On July 31, 1914, the New York Stock Exchange closed its doors for the longest period in exchange history. It stayed closed until Nov. 28, 1914, when bonds began trading again. Stock trading re-opened Dec. 15, 1914, but shares were not allowed to trade below closing prices of July 30, 1914. By April 1, 1915, all trading was re-established without price limits. Most would dismiss the closing as a natural response to the beginning of World War I. But no war before or after (including the Civil War), or even the devastating attack on the World Trade Center less than one-half mile from the NYSE in 2001, has shuttered the exchange for more than 10 days in its 222-year history.
I will discuss why it was necessary to close the exchange and what lessons we can draw from the events of 100 years ago.
The ‘longest circuit breaker’
There is abundant historical significance to this story, and Henry George Stebbins Noble, president of the New York Stock Exchange from 1914 to 1919, chronicled it artfully in a 1915 book called The New York Stock Exchange in the Crisis of 1914. It is a story of disparate and even competing parties including bankers, brokers, other exchanges and clearing firms that steadfastly remained loyal to the New York Stock Exchange. Even the press cooperated in the closing by refraining from printing articles overly critical of the financial markets and by agreeing not to publish off-market prices in an attempt to calm and bolster the financial markets and forestall a run.
The fundamental reason for closing the Exchange was that America, when the war broke out, was in debt to Europe, and that Europe was sure to enforce the immediate payment of that debt in order to put herself in funds to prosecute this greatest of all wars…. There was to be an unexpected run on Uncle Sam’s Bank and the Stock Exchange was the paying teller’s window through which the money was to be drawn out, so the window was closed to gain time.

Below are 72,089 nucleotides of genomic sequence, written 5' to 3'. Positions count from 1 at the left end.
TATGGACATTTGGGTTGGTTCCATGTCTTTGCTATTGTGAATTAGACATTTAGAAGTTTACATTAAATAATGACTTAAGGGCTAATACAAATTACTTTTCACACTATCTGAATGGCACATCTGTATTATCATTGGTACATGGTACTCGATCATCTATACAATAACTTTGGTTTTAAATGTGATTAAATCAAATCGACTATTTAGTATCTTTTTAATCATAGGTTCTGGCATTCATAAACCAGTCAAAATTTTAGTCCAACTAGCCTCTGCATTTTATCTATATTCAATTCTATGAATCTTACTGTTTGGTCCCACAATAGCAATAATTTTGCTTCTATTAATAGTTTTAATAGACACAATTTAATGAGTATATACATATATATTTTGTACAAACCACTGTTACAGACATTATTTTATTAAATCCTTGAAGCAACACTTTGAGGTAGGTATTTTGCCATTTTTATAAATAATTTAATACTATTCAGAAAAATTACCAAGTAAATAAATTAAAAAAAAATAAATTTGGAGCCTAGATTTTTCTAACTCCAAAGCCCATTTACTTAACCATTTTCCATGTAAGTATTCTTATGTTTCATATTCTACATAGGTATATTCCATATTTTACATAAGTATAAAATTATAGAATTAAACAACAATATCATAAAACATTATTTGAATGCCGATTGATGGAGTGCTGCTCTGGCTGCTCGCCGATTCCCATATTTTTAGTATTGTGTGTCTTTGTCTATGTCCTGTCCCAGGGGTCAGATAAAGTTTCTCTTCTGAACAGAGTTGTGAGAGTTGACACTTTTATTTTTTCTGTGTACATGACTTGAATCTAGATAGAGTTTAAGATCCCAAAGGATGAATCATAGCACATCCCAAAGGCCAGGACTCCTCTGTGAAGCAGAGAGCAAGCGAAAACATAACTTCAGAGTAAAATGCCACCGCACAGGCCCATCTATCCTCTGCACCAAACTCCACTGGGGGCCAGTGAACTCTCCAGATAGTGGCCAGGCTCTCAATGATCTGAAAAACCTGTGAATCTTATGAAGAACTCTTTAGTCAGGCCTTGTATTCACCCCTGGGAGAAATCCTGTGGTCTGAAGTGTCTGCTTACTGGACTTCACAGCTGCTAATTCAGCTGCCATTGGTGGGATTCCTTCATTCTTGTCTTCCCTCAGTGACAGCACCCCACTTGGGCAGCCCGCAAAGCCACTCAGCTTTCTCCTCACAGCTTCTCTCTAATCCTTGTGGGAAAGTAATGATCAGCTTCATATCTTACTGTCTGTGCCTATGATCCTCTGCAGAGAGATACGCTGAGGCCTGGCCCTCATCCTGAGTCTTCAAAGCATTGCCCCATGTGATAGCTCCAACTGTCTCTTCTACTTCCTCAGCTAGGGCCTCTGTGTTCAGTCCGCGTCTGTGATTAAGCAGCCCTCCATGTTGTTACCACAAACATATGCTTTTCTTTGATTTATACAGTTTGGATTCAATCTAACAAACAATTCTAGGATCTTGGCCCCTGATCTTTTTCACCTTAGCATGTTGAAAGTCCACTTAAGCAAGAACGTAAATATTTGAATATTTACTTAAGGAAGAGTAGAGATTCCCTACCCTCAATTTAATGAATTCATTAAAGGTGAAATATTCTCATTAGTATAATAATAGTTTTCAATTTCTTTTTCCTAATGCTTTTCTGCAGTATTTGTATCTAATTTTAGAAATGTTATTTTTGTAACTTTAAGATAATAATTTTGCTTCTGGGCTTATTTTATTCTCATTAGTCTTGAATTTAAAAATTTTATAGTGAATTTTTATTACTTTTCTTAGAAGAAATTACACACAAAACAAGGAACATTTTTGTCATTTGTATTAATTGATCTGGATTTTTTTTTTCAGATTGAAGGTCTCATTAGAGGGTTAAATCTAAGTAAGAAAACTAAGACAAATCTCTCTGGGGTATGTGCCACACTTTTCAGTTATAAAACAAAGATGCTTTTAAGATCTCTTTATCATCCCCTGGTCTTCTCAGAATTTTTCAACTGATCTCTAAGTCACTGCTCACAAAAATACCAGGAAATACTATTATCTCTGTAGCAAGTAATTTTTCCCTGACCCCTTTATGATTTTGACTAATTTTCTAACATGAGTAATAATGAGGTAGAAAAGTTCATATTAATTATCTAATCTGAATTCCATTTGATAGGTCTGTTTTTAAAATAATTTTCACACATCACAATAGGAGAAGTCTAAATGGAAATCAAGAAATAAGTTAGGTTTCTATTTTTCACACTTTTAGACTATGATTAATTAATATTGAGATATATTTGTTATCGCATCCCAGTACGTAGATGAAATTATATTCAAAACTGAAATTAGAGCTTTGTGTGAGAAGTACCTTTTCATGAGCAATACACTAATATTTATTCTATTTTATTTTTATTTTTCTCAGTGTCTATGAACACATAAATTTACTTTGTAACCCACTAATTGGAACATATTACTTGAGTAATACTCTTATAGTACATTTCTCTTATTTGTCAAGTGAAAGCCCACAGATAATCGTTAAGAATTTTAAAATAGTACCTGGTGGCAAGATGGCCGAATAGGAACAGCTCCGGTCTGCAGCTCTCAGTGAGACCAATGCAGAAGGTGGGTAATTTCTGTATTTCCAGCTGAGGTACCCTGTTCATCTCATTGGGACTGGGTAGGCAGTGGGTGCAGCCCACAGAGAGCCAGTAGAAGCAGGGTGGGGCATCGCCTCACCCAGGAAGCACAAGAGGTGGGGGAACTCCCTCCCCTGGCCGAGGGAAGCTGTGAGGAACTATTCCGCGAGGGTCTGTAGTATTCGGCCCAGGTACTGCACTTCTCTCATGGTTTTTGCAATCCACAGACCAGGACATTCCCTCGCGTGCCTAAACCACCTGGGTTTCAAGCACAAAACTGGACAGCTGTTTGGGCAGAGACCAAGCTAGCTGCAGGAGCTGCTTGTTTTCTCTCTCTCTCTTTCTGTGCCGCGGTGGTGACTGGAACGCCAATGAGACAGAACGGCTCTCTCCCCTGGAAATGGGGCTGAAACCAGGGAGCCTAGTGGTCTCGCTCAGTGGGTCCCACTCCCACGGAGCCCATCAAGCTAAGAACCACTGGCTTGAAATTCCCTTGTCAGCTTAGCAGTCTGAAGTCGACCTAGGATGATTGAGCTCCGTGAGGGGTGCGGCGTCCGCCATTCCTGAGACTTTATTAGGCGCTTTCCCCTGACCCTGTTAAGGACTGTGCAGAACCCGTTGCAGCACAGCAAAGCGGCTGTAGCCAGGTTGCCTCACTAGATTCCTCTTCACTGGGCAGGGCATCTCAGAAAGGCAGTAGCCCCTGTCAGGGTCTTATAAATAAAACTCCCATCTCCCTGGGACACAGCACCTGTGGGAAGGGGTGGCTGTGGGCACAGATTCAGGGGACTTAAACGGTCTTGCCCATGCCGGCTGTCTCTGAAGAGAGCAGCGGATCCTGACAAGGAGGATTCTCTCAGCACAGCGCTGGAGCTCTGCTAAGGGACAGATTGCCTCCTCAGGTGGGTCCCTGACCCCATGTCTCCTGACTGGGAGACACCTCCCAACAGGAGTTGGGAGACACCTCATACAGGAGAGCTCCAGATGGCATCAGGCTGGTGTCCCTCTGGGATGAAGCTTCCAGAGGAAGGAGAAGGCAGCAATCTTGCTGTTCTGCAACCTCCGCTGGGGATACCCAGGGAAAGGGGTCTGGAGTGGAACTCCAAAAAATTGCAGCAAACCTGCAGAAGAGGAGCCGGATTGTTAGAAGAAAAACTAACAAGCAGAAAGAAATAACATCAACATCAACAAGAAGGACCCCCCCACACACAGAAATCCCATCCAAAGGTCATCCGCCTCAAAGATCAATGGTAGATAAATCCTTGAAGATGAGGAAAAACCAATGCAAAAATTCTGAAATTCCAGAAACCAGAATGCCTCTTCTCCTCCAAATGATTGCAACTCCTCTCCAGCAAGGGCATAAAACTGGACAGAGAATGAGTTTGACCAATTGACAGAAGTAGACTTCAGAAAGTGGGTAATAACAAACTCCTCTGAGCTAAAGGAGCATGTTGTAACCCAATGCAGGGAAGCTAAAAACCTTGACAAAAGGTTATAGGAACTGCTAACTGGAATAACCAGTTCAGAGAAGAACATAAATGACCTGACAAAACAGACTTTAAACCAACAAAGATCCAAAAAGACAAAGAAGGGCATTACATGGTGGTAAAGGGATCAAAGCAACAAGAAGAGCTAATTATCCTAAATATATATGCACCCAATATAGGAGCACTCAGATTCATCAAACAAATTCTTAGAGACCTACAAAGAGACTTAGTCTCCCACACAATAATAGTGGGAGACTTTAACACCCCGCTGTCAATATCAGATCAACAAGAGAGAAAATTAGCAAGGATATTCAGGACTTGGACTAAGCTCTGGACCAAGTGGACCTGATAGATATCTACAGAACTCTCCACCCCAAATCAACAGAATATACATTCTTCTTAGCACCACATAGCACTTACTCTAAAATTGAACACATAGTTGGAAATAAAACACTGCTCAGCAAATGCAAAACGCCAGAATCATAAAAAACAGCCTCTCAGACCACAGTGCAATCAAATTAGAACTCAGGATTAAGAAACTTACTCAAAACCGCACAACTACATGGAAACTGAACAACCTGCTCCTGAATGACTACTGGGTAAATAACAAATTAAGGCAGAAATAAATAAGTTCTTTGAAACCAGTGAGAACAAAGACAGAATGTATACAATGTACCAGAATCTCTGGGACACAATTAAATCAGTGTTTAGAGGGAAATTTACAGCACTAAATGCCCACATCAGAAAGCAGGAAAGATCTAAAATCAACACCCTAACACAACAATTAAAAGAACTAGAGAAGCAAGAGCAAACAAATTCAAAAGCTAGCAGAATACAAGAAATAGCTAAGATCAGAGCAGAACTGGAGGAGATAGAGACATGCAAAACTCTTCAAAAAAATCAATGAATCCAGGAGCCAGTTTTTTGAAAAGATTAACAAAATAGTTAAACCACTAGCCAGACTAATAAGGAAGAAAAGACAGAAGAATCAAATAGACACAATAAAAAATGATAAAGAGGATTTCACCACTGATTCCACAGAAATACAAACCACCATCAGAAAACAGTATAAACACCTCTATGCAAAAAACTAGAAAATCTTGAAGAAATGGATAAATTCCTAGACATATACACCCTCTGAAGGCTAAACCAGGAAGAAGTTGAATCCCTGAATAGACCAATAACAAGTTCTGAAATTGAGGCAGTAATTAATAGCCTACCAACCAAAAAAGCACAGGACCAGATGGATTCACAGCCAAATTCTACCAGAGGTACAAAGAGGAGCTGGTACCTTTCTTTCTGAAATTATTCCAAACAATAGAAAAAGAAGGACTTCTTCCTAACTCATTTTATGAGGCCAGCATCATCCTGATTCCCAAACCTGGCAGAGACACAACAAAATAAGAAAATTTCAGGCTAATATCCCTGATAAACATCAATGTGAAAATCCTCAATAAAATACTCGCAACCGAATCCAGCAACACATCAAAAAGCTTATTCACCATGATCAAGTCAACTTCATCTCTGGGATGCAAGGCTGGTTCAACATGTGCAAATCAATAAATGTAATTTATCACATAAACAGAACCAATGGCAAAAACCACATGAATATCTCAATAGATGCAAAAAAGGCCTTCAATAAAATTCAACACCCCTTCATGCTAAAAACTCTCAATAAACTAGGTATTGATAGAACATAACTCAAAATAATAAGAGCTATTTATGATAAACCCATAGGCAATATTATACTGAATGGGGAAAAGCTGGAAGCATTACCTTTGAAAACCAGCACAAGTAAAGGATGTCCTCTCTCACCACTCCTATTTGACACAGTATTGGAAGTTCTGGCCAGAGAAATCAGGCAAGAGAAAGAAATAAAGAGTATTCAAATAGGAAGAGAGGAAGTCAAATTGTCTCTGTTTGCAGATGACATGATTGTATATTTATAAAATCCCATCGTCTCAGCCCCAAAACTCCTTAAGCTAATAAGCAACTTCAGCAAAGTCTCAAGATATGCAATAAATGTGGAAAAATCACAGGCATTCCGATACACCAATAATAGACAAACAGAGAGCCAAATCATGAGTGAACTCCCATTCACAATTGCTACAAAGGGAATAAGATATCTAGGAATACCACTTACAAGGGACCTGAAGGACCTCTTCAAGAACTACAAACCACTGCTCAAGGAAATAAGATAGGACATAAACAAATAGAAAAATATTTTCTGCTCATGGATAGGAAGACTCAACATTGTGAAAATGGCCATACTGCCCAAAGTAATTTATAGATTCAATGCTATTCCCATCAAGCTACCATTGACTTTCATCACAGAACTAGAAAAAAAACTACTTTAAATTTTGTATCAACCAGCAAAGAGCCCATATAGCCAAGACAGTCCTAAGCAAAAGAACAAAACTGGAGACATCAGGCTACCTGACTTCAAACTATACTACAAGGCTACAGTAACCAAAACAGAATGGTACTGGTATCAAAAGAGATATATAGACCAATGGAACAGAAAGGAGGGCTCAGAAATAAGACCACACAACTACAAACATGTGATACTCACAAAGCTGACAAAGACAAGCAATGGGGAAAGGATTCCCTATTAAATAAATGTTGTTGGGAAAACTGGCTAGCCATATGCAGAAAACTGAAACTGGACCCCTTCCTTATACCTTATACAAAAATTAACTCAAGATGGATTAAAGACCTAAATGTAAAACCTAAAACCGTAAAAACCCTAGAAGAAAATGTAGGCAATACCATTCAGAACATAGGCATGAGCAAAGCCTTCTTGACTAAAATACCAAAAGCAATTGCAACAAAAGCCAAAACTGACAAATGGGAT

What Noble omitted is any reference to government interference, coercion or even influence on the closing or re-opening of the NYSE. In contrast to Noble’s version, a solid case can be built that Washington’s influence, particularly due to Treasury Secretary William G. McAdoo, was substantial. This was persuasively argued by New York University professor William Silber, in his book When Washington Shut Down Wall Street: The Great Financial Crisis of 1914 and the Origins of America's Monetary Supremacy.
Silber recently called the exchange closing “the longest circuit breaker in American financial history.” War aside, the beginning of the century to 1914 was the worst extended period for stock returns in the 20th century, besides the fateful years to come during the Depression. The Dow Jones Industrial Average (DJIA) was already faltering even before the rumblings that led to war. The DJIA was down almost 20% from Jan. 2, 1913, through July 30, 1914, though most of the drop occurred in the last week. One lesson: It is less disruptive to shut down the exchange in a bad market than in a good market, because of lowered expectations. Further, because of resulting heavy short interest, the stock market would have a built-in stabilizer, as short positions would later have to be covered. “It were well if ill-informed people who deprecate short selling would note this fact,” Noble commented.